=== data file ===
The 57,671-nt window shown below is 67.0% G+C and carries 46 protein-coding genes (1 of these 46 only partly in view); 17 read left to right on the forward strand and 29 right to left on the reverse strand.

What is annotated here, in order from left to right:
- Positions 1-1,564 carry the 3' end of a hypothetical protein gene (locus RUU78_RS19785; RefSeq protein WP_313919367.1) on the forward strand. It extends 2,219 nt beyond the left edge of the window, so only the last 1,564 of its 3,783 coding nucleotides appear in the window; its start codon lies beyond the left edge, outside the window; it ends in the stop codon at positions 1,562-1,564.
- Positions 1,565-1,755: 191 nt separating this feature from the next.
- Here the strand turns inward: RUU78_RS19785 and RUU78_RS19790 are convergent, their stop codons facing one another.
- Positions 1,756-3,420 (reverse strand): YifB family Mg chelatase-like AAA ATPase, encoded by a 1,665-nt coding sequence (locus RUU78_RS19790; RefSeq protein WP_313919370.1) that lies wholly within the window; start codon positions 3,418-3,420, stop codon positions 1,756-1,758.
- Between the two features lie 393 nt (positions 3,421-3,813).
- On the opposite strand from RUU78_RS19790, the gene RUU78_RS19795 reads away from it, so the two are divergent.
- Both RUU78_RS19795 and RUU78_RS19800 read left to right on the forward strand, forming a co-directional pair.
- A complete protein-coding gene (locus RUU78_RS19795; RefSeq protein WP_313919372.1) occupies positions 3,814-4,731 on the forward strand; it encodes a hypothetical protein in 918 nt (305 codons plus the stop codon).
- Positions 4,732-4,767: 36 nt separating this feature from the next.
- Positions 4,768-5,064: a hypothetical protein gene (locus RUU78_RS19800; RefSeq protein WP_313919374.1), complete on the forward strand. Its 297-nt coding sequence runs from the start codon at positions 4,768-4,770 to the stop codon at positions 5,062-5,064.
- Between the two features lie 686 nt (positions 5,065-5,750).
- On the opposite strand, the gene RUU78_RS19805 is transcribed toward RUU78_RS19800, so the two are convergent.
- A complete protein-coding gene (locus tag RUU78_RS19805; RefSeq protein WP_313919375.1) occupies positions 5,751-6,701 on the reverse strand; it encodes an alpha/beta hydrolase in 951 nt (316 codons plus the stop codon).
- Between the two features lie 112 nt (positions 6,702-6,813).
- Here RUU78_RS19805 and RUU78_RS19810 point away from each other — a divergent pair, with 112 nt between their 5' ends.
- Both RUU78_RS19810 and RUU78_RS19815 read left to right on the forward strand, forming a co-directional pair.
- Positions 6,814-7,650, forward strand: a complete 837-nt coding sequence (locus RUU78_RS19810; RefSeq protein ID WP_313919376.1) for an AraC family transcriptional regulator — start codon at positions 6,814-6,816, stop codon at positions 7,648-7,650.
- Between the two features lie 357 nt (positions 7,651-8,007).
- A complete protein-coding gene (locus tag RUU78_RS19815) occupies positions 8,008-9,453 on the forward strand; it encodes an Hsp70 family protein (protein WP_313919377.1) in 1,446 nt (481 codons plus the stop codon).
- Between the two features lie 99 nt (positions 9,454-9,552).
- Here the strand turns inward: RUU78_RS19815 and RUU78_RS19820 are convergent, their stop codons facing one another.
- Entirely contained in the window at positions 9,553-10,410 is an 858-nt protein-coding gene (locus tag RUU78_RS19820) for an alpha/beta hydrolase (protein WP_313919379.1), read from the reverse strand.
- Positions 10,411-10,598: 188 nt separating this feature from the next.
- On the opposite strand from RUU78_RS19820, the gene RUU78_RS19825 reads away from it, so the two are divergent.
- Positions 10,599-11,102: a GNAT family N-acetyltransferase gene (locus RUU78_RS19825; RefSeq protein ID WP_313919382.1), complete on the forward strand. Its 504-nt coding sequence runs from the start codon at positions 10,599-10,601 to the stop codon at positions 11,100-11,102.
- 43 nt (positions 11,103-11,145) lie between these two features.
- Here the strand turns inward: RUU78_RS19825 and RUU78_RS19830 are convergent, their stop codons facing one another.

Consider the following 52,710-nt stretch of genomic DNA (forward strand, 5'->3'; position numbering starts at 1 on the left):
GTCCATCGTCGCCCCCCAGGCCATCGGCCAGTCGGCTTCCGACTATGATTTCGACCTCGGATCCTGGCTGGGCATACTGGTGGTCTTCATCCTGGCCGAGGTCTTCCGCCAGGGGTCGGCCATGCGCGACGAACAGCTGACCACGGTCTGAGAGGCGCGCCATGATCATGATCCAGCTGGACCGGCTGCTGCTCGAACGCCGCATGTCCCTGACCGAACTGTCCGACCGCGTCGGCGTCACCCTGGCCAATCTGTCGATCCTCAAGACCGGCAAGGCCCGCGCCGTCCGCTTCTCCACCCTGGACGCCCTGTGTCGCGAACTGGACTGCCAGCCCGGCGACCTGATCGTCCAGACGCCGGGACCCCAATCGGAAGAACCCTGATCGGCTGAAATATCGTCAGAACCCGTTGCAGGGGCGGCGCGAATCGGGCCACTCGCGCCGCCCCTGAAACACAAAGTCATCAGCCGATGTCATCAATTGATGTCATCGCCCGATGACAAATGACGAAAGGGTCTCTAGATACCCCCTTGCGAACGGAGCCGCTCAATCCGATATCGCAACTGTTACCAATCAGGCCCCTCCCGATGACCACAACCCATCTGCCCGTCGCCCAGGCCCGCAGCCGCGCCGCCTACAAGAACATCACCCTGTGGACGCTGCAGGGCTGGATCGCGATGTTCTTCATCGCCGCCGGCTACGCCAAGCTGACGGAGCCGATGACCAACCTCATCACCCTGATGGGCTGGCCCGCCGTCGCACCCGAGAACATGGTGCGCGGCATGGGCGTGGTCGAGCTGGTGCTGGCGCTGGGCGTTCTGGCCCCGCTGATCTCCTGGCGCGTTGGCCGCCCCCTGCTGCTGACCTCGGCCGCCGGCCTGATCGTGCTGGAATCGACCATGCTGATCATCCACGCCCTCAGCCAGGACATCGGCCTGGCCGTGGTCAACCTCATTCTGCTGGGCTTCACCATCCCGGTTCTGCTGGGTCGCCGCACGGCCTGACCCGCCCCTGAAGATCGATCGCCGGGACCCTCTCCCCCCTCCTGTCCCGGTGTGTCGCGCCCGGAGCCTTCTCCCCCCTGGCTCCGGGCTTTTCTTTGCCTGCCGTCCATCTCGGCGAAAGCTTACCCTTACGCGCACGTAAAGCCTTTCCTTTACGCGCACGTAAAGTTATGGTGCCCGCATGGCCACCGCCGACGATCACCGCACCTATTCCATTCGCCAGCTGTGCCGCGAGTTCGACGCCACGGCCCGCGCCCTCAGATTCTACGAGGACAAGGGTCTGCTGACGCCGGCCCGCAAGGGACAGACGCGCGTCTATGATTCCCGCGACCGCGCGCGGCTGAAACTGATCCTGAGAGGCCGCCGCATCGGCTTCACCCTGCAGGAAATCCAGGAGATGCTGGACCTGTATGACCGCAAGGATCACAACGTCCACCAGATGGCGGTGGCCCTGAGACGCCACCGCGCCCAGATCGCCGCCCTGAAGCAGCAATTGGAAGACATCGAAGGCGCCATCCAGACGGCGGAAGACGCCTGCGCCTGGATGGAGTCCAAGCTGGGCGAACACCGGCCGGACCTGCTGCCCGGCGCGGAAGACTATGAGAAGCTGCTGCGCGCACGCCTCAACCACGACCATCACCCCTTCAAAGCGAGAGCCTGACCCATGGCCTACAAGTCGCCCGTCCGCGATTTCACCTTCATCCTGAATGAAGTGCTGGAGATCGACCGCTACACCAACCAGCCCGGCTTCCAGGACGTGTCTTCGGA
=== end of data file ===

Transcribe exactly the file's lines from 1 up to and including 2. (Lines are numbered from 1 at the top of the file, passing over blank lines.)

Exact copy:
The 57,671-nt window shown below is 67.0% G+C and carries 46 protein-coding genes (1 of these 46 only partly in view); 17 read left to right on the forward strand and 29 right to left on the reverse strand.

What is annotated here, in order from left to right: